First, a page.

Introduction to Economic Analysis

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Preston McAfee, Caltech
Tracy Lewis, Duke University

Pub Date: 2009

ISBN 13: 978-0-9820430-9-7

Publisher: Saylor Foundation

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Reviewed by Christine Luketic, Adjunct Professor/ Instructor, Virginia Tech, on 2/9/2017.

The title of this book is misleading. It is a book about economics and economic theory, but not about economic analyses, or econometrics. My rating … read more

 

Table of Contents

  • Chapter 1: What Is Economics?
  • Chapter 2: Supply and Demand
  • Chapter 3: Quantification
  • Chapter 4: The U.S. Economy
  • Chapter 5: Government Interventions
  • Chapter 6: Trade
  • Chapter 7: Externalities
  • Chapter 8: Public Goods
  • Chapter 9: Producer Theory: Costs
  • Chapter 10: Producer Theory: Dynamics
  • Chapter 11: Investment
  • Chapter 12: Consumer Theory
  • Chapter 13: Applied Consumer Theory
  • Chapter 14: General Equilibrium
  • Chapter 15: Monopoly
  • Chapter 16: Games and Strategic Behavior
  • Chapter 17: Imperfect Competition
  • Chapter 18: Information
  • Chapter 19: Agency Theory
  • Chapter 20: Auctions
  • Chapter 21: Antitrust

About the Book

This book presents standard intermediate microeconomics material and some material that, in the authors' view, ought to be standard but is not. Introductory economics material is integrated. Standard mathematical tools, including calculus, are used throughout. The book easily serves as an intermediate microeconomics text, and can be used for a relatively sophisticated undergraduate who has not taken a basic university course in economics.

The focus of this book is on the conceptual tools and not on fluff. As such, it reflects the approach actually adopted by the majority of economists for understanding economic activity. There are lots of models and equations, and no pictures of economists ;-)

Economic analysis is used in many situations. When British Petroleum sets the price for Alaskan crude oil, it uses an estimated demand model, both for gasoline consumers and also for the refineries to which BP sells. Economic analysis was used by experts in the antitrust suit brought by the U.S. Department of Justice both to understand Microsoft’s incentive to foreclose (eliminate from the market) rival Netscape and consumer behavior in the face of alleged foreclosure. Stock market analysts use economic models to forecast the profits of companies to predict the price of their stocks. When the government forecasts the budget deficit or considers a change in environmental regulations, it uses economic models. This book presents the building blocks of the models in common use by an army of economists thousands of times per day.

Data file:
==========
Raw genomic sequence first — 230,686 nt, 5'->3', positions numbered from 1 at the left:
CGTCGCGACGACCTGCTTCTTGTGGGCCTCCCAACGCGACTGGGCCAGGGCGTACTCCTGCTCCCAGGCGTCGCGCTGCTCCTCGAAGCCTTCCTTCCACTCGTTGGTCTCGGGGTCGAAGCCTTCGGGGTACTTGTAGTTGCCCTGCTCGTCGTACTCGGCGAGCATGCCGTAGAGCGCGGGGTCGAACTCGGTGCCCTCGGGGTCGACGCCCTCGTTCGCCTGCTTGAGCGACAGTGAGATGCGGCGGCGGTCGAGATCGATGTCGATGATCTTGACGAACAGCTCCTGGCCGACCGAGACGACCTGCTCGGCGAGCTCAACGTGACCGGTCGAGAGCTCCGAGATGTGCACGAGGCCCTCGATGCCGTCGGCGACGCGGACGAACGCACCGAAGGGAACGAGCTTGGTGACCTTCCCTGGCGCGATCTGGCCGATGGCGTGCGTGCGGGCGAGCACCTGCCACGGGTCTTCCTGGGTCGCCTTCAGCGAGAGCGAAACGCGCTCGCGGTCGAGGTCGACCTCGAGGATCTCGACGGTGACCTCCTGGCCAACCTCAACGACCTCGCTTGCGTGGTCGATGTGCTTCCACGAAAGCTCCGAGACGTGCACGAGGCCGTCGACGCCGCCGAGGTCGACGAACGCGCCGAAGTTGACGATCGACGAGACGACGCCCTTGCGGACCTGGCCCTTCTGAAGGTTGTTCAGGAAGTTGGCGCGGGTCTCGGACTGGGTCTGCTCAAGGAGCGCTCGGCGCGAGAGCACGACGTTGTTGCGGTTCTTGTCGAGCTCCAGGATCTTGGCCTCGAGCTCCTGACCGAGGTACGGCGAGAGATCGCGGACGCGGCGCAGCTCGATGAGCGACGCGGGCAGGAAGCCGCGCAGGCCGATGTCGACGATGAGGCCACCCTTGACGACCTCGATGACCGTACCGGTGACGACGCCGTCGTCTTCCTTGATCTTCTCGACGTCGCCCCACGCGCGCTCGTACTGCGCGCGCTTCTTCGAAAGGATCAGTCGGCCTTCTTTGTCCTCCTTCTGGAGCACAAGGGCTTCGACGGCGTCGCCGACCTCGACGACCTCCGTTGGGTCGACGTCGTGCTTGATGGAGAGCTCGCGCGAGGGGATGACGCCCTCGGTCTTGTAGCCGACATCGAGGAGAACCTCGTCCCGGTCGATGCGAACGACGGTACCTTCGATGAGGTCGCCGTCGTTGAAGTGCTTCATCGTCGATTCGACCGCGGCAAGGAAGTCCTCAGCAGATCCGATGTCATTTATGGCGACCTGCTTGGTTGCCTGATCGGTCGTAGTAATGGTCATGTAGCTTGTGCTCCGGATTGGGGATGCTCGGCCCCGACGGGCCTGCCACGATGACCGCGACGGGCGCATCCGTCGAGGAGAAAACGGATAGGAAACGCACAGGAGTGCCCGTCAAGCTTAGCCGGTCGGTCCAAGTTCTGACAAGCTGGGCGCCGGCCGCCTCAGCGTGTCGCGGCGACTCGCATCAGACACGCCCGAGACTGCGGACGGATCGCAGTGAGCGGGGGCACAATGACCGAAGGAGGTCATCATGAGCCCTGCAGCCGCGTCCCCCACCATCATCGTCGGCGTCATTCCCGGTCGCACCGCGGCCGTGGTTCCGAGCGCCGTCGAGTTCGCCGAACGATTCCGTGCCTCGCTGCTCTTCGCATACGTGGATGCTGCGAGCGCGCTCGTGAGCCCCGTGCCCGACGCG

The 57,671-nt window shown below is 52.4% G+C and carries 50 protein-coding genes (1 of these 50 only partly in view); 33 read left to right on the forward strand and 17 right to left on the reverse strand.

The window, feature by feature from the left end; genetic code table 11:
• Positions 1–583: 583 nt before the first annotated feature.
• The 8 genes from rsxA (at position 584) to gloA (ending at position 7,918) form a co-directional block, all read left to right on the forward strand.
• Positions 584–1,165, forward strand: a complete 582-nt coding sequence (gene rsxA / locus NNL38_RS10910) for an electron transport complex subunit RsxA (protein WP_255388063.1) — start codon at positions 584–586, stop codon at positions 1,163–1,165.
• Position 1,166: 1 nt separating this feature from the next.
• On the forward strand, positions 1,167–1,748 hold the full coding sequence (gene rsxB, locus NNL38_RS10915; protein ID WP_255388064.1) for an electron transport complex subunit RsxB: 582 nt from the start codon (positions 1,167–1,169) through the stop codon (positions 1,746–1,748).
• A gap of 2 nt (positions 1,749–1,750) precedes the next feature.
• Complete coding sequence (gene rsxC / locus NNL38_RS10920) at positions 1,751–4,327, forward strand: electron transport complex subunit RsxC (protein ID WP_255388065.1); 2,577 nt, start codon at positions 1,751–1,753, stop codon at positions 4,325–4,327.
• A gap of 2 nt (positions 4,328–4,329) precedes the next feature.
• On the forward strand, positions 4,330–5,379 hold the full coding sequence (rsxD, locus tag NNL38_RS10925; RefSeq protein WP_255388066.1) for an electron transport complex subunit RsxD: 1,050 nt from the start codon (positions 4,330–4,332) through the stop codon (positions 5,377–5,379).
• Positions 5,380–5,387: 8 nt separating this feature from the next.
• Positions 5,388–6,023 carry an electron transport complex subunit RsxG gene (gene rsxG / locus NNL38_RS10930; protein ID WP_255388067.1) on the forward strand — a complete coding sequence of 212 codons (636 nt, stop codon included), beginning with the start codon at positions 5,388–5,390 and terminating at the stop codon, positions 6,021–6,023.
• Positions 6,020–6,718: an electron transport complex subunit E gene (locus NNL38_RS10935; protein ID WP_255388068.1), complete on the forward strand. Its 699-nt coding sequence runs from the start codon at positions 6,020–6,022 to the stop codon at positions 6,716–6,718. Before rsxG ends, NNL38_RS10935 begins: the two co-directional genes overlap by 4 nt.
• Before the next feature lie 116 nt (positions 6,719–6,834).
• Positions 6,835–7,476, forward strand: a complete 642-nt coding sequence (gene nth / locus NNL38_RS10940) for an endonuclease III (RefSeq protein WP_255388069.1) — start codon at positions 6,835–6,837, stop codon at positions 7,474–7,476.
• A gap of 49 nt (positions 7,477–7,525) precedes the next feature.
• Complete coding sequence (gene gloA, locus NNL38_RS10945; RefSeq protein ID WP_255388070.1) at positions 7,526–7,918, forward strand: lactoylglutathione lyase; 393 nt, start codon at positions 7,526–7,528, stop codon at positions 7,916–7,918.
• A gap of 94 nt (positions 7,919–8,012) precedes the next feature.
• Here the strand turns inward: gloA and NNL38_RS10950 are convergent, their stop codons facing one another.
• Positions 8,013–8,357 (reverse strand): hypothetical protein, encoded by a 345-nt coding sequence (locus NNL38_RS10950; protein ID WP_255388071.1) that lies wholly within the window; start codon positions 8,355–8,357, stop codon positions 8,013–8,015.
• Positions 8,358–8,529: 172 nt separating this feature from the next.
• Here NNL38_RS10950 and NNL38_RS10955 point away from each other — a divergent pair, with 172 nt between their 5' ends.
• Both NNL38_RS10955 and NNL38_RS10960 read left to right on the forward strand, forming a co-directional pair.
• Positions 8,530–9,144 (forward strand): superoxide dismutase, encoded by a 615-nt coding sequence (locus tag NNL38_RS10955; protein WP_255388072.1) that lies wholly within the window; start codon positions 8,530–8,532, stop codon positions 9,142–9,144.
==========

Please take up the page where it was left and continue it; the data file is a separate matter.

This book, plus econometrics, provides most of the economic analysis tools to take upper division economics courses of any type.

About the Contributors

Author(s)

R. Preston McAfee received his undergraduate degree in economics from the University of Florida, and master of science in mathematics and a Ph.D in economics from Purdue University. McAfee is the J. Stanley Johnson Professor of Business, Economics & Management at Caltech. He is on leave as Vice-President and Research Fellow at Yahoo!, where he heads an economic research team.

The author of many academic papers on auctions, McAfee was one of the designers of the Federal Communication Commission’s first auction of radio spectrum rights for cellular phones. Over $100 billion worth of airwaves and other items have been sold this auction design. He has run auctions in Mexico and advised several governments on auction use.

McAfee served as an economic expert in a variety of antitrust cases, including Exxon-Mobil, BP-Arco, Lockheed Martin-Northrop Grumman, and Peoplesoft-Oracle. He also testified in the U.S. versus Rambus, and has testified before three U.S. Senate committees on antitrust enforcement and gasoline pricing.

Tracy R. Lewis is the Martin L. Black Professor of Business Administration at the Fuqua School of Business, Duke University, and Director of the Duke University Innovation Center.

Other positions held by Dr. Lewis include the following: James Walter Eminent Scholar in Economics, University of Florida; Associate Director of Energy Studies, Public Utilities Research Center; Director, Program on Workable Energy Regulation (POWER); Professor of Economics, University of California, Davis; Professor of Economics, University of British Columbia; Assistant Director, Program in Natural Resource Economics; Visiting Associate Professor of Economics, California Institute of Technology; Associate Professor of Economics, University of British Columbia; Brookings Fellow, Washington, DC; Visiting Assistant Professor, University of British Columbia; Assistant Professor, University of Arizona.

In addition to the roles above, Dr. Lewis has served as Economic Advisor for the National Research Council, Academy of Sciences. He has been a consultant to numerous organizations including the Florida Attorney General’s Office, the World Bank Project on Abatement of Greenhouse Gases, Florida Power and Light Company, the Federal Trade Commission, the Department of Energy, the Rand Corporation, and many others.

Dr. Lewis has published two books, numerous articles, and has served as editor on a wide range of journals including: the Journal of Law, Economics and Organization, the B. E. journals in industrial organization, and Review of Network Economics—to name a few. He has been awarded over 15 grants, fellowships, and awards.

Tracy earned his B.A. and Ph.D. at the University of California, San Diego.